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I want to compute this contour integral:

\begin{equation} \int\limits_C \! \mathrm{d}z \; \log(\frac{z+1}{z-1}) \frac{e^{tz}}{z-1} \end{equation}

Where $C$ is a path going around the branch cut. My perplexities arise because the branching point $z=1$ presents also a "pole-like" behaviour, so that if we naively choose the contour to pass on the upper and lower parts of the cut we get a non integrable singularity. I thought of avoiding the singularity with a little circle around it, but then you cannot apply the residue theorem because of the branch cut. Is there a standard technique for these pathological cases?

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  • $\begingroup$ Maxim is deforming $C$ to the vertical line $(2-i\infty,2+i\infty)$. The direct calculation with $g(z) = \frac{e^{tz}}{z-1}$ gives $\int_C f(z)dz = \lim_{a \to 0} \int_{-1+a}^{1-a} 2i \pi g(z)dz + \int_{|z-1|=a, arg(z) \in (-\pi,\pi)} f(z)dz+O(a)$ $=\lim_{a \to 0} \int_{-1+a}^{1-a} 2i \pi g(z)dz + 2i\pi \log(2) e^t- e^t \frac12\log^2 (z-1)|_{1+e^{-i\pi} a}^{1+e^{i\pi}a}$ where $\int g(z)dz$ is $Ei$ something $\endgroup$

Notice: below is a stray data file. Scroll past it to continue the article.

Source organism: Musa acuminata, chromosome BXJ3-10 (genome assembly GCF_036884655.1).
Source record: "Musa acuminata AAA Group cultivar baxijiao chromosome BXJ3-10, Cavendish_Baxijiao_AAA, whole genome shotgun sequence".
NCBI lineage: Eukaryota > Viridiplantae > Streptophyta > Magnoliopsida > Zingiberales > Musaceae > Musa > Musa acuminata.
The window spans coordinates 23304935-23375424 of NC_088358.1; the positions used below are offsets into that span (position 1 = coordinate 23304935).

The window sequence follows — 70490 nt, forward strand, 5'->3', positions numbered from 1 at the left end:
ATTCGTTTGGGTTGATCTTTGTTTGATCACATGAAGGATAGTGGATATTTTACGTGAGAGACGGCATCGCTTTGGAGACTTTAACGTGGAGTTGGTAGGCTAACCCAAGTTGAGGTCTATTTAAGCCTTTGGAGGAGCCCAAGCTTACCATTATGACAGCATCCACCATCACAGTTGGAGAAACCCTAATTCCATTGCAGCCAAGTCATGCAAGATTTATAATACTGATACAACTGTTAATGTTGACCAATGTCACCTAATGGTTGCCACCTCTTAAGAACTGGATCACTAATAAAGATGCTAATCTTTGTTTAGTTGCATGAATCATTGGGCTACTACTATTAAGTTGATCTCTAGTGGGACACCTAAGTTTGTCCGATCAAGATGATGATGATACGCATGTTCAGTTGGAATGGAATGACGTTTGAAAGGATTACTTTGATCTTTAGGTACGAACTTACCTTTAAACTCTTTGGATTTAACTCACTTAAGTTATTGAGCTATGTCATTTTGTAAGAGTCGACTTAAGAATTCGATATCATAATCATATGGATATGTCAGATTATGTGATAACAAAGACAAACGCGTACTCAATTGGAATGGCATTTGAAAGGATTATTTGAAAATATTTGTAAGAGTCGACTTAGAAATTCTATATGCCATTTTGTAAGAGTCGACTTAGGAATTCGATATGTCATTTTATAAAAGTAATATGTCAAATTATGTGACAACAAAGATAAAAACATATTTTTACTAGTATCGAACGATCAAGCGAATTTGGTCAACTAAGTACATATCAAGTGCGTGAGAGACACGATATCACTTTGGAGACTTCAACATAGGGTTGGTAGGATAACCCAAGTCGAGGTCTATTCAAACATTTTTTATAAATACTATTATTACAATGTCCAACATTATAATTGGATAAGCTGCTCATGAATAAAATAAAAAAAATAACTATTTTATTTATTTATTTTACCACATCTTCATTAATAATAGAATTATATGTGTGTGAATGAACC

– reuns
    Apr 5 '19 at 23:49
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Let $C$ be any closed contour around the branch cut $[-1, 1]$ and $I(t)$ be the integral over $C$. $I(t)$ does not depend on $C$ and is entire. Next, we have $$\mathcal L^{-1} {\left[ \ln \frac {z + 1} {z - 1} \right]} = \frac {2 \sinh t} t, \\ f(t) = \mathcal L^{-1} {\left[ \frac 1 {z - 1} \ln \frac {z + 1} {z - 1} \right]} = \frac {2 \sinh t} t * e^t = e^t (\Gamma(0, 2 t) + \ln(2 t) + \gamma).$$ By deforming the contour, we get $I(t) = 2 \pi i f(t)$ for $t > 0$. Extending $f$ to an entire function, we get $I(t) = 2 \pi i f(t)$ for any $t \in \mathbb C$.

Another way is to find $I(t)$ as $-2 \pi i$ times the residue of the integrand at infinity. Multiplying the series expansions gives $$\operatorname*{Res}_{z = \infty} \frac {e^{t (z + 1)}} z \ln \left( 1 + \frac 2 z \right) = e^t \sum_{k \geq 1} \frac {(-2 t)^k} {k! \,k}.$$

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